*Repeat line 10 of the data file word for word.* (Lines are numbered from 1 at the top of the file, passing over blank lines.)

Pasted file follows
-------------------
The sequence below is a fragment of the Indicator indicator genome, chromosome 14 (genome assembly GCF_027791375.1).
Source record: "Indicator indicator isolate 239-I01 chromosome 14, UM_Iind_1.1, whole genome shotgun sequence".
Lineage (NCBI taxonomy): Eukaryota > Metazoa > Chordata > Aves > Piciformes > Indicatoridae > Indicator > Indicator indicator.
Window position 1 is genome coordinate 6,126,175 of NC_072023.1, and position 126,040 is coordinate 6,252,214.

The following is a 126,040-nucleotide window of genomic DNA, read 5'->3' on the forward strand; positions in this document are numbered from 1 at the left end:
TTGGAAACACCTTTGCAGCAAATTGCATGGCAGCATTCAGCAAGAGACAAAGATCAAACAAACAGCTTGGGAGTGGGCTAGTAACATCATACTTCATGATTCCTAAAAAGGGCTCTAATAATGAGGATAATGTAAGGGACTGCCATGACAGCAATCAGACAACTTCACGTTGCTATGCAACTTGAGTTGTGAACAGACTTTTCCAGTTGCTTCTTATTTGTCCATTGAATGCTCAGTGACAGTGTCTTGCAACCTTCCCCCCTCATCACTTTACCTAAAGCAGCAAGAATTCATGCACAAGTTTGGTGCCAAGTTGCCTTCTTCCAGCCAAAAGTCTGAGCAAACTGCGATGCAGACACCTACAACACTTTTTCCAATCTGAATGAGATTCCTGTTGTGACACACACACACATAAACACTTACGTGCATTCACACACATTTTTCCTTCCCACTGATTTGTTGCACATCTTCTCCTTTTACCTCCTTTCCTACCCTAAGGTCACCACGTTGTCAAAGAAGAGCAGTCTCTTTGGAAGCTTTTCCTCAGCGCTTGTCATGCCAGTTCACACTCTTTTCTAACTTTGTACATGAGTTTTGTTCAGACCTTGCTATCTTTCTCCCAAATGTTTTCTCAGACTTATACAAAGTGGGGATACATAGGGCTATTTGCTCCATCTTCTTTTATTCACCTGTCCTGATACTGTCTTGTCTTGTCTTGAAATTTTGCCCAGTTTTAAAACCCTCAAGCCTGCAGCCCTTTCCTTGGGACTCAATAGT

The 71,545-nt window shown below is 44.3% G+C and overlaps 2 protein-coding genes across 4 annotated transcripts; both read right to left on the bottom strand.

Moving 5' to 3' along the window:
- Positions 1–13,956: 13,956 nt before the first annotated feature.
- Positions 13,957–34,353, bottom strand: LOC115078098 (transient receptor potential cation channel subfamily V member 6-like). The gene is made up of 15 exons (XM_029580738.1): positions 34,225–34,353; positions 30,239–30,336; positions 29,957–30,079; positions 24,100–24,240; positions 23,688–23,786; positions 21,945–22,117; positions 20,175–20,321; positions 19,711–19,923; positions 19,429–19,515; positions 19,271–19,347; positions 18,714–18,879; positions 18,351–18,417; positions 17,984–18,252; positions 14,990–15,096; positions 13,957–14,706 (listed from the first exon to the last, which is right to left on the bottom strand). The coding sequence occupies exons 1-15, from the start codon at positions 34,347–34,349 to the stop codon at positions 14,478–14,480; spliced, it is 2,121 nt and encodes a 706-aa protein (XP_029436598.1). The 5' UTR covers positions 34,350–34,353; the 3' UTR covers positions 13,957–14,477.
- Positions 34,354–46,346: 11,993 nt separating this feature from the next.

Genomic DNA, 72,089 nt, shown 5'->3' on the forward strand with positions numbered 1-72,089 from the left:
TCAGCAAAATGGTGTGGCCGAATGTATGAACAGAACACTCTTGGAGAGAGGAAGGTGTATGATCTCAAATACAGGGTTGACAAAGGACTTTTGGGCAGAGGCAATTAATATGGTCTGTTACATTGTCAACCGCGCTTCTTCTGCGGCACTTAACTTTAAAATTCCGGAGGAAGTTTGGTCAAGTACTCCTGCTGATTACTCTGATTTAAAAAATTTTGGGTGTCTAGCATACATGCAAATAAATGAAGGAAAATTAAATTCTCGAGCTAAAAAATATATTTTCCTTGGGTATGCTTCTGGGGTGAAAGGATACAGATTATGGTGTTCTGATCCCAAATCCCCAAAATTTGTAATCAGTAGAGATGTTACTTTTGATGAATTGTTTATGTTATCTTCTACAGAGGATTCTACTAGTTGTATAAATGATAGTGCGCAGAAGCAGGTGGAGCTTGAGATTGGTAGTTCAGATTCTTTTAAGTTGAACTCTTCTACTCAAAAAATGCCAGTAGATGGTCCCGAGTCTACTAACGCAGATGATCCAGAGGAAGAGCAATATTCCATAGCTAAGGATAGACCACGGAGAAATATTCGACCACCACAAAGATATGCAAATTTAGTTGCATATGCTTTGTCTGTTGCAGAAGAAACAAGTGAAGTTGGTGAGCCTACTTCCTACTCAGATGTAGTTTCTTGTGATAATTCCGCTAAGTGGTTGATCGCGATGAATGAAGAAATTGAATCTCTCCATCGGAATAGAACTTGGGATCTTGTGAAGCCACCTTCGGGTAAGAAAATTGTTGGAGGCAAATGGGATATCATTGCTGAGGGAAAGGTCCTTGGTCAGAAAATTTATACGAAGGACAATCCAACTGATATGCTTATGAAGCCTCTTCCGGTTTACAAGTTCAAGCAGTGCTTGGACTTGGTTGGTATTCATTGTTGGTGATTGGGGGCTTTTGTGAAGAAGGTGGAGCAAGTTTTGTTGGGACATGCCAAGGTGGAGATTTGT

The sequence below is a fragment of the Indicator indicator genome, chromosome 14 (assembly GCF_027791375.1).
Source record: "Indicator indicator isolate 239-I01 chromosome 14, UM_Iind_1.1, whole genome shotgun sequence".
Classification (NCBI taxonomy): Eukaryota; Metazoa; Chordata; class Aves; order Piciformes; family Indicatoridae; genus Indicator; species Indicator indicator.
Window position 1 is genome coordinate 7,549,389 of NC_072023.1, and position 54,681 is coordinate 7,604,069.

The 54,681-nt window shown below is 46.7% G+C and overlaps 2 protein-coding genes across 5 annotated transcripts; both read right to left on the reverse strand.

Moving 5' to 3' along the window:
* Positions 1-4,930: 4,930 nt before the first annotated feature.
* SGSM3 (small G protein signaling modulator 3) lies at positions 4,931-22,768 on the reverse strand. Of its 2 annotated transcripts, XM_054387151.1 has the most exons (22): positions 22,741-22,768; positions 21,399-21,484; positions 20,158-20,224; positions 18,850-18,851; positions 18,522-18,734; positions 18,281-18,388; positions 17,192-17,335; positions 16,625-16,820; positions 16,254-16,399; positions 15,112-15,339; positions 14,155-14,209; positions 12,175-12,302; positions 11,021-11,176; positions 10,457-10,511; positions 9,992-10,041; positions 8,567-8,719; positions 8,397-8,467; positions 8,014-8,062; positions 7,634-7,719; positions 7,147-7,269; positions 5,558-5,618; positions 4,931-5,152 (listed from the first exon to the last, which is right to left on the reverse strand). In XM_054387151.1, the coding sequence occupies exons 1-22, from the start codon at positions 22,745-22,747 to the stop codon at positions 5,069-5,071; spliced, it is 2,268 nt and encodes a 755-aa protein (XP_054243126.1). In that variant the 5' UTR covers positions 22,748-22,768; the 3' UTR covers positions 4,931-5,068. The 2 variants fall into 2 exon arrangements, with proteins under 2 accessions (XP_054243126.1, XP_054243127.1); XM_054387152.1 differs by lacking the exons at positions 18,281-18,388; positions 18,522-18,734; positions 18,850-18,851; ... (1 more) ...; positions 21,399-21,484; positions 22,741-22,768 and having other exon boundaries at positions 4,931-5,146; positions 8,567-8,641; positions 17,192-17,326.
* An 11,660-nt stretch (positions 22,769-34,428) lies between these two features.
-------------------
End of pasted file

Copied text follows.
- Positions 13,957–34,353, bottom strand: LOC115078098 (transient receptor potential cation channel subfamily V member 6-like). The gene is made up of 15 exons (XM_029580738.1): positions 34,225–34,353; positions 30,239–30,336; positions 29,957–30,079; positions 24,100–24,240; positions 23,688–23,786; positions 21,945–22,117; positions 20,175–20,321; positions 19,711–19,923; positions 19,429–19,515; positions 19,271–19,347; positions 18,714–18,879; positions 18,351–18,417; positions 17,984–18,252; positions 14,990–15,096; positions 13,957–14,706 (listed from the first exon to the last, which is right to left on the bottom strand). The coding sequence occupies exons 1-15, from the start codon at positions 34,347–34,349 to the stop codon at positions 14,478–14,480; spliced, it is 2,121 nt and encodes a 706-aa protein (XP_029436598.1). The 5' UTR covers positions 34,350–34,353; the 3' UTR covers positions 13,957–14,477.